By Siti Zulaiha

The pandemic has not been kind to many of us. 

One of the most disrupted occupations over the past two years has been private-hire drivers. They have gone through the highs and lows of Covid as frontline workers, and although we have appreciated their efforts, driving is often still a solitary burden — trudging the streets of Singapore in the dark of the night, or sitting in a traffic jam with a stranger in your back seat.

Khoo Keng Teck, 52, remembers the early days of the pandemic, when nobody went out. Times were really bad then. 

“I remember when I worked from 6am to 6pm but could not even cover my car rental,” Miki, as he prefers to be called, says. 

Miki has been a private hire driver for almost seven years. “Since Uber started in Singapore,” he explains with a smile. 

After the American car-sharing service exited the country, Miki started driving for Grab and Gojek as well as doing other private hire jobs.

Portraits of the Pandemic: Private-hire drivers set up FB group to support one other, help needy during pandemic
Thomas Chua (left) and Miki Khoo wearing CoNVEy polo shirts. Image source: Singapore Kindness Movement

Over the years, the father of three has seen the ups and downs of the private-hire industry, but nothing was as bad as when the pandemic hit.

He says with a laugh: “For me, the (scariest) part was the first two months, when I could be out at 6am and home at 6pm, and my wife would ask me ‘how was your day?’ I’d say ‘very good!’ but in my heart (I know) I would have fetched only four to six passengers, not even enough to cover my rental!”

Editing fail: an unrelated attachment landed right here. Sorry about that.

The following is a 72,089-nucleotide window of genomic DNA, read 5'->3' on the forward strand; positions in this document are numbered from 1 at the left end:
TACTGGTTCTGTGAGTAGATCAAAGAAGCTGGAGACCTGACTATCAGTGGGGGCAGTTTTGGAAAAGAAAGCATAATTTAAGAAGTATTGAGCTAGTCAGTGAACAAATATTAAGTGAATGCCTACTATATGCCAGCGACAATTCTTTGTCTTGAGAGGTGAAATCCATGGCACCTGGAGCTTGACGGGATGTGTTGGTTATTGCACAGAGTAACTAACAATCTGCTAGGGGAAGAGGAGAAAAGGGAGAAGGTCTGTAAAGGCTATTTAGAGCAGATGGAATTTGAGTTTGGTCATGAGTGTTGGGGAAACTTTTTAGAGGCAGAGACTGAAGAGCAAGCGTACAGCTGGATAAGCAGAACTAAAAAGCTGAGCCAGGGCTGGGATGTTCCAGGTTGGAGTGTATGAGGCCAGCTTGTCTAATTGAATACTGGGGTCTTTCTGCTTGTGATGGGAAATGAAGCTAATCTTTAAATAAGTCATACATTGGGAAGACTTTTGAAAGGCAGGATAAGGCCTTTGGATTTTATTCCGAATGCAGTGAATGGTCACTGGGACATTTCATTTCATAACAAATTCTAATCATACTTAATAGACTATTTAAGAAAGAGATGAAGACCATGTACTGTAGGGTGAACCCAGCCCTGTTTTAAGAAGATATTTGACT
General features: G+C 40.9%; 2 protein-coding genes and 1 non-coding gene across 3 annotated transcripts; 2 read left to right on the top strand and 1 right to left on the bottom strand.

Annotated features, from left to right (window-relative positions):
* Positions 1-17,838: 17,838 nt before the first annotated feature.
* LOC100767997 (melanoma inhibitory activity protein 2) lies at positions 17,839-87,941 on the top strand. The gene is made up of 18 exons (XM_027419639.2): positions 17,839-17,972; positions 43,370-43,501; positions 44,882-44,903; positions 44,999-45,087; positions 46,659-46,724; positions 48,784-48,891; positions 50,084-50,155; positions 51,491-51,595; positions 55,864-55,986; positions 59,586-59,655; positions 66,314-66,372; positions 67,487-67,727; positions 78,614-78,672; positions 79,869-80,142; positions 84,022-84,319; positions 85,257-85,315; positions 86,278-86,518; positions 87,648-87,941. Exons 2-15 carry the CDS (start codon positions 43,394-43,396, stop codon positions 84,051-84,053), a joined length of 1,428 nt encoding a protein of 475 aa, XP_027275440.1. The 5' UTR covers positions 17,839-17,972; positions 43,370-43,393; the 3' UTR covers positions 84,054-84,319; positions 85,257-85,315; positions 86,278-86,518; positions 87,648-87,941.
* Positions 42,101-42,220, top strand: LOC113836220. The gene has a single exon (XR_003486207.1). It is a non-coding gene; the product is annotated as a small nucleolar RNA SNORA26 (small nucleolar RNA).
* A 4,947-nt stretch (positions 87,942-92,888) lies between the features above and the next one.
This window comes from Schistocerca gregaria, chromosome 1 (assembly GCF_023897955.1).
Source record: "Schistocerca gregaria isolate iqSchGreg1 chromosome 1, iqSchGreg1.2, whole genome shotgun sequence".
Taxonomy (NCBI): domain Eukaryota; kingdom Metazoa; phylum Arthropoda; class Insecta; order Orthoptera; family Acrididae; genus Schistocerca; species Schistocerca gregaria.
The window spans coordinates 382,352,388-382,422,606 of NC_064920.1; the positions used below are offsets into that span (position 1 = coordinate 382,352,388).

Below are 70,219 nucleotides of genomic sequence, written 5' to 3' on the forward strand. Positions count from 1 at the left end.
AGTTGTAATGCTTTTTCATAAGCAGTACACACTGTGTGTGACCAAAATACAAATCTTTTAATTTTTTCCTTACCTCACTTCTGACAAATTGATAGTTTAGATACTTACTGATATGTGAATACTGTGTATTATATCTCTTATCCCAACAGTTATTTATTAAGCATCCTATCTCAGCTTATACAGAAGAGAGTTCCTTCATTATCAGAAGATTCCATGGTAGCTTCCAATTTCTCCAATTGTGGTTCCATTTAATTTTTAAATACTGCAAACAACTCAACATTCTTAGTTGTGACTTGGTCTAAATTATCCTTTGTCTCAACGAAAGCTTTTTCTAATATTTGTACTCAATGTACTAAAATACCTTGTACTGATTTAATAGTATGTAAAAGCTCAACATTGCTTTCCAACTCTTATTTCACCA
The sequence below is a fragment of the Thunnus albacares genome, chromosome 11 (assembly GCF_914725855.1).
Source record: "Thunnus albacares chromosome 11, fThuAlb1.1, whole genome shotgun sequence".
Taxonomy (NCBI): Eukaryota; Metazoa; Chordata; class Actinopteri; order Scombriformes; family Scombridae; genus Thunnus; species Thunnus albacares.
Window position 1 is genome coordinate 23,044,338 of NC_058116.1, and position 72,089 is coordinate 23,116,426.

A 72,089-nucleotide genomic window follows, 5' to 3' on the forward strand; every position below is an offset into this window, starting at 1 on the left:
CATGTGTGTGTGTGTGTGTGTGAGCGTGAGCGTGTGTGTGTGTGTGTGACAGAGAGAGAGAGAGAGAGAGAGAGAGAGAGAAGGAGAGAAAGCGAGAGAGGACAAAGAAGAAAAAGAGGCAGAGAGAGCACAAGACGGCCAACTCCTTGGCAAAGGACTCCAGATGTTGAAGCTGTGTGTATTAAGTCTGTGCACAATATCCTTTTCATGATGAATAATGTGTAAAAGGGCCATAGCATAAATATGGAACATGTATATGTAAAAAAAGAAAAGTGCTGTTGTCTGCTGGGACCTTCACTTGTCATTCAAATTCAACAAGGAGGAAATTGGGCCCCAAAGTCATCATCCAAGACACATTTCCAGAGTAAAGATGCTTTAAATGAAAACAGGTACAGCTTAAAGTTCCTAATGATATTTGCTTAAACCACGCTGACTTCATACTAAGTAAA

If not for private-hire driver group CoNVEy, he says, life would have been a lot harder.

Named tongue-in-cheek after the models of Toyota cars that they drive, CoNVEy, or the Community of Noah, Voxy, Esquire Yuppies, is a community and a sharing platform for private-hire drivers like Miki.

Founded by 42-year-old Choo Jen Sin in 2019, CoNVEy’s mission is to motivate and encourage members to drive smarter, serve as a private job platform and create a “sharing is caring mindset” via meet-ups that they call Members Kopi Sessions.

The 257-strong and growing community is a close-knit group. They even designed their own decals that they wear on their “uniforms” and paste on their cars!

CoNVEy drivers bond over driving the same car model
CoNVEy drivers bond over driving the same car model. Image source: Singapore Kindness Movement

“Without CoNVEy, I would have given up, it’s like I wouldn’t know where to go,” says Pricilla Lee, 49.

During the pandemic, the members of CoNVEy actively checked up on each other to ensure that they were coping well mentally and financially. 

“Some of our friends downgraded to a smaller car to cope with rental prices, and some even stopped driving,” Jen Sin tells The Pride. Even if members downgrade their vehicles, he adds, most stay in the group because of the close-knit community.

“With CoNVEy, you realise that driving is not that lonely after all,” Miki adds.

Helping each other help others

Helping each other help others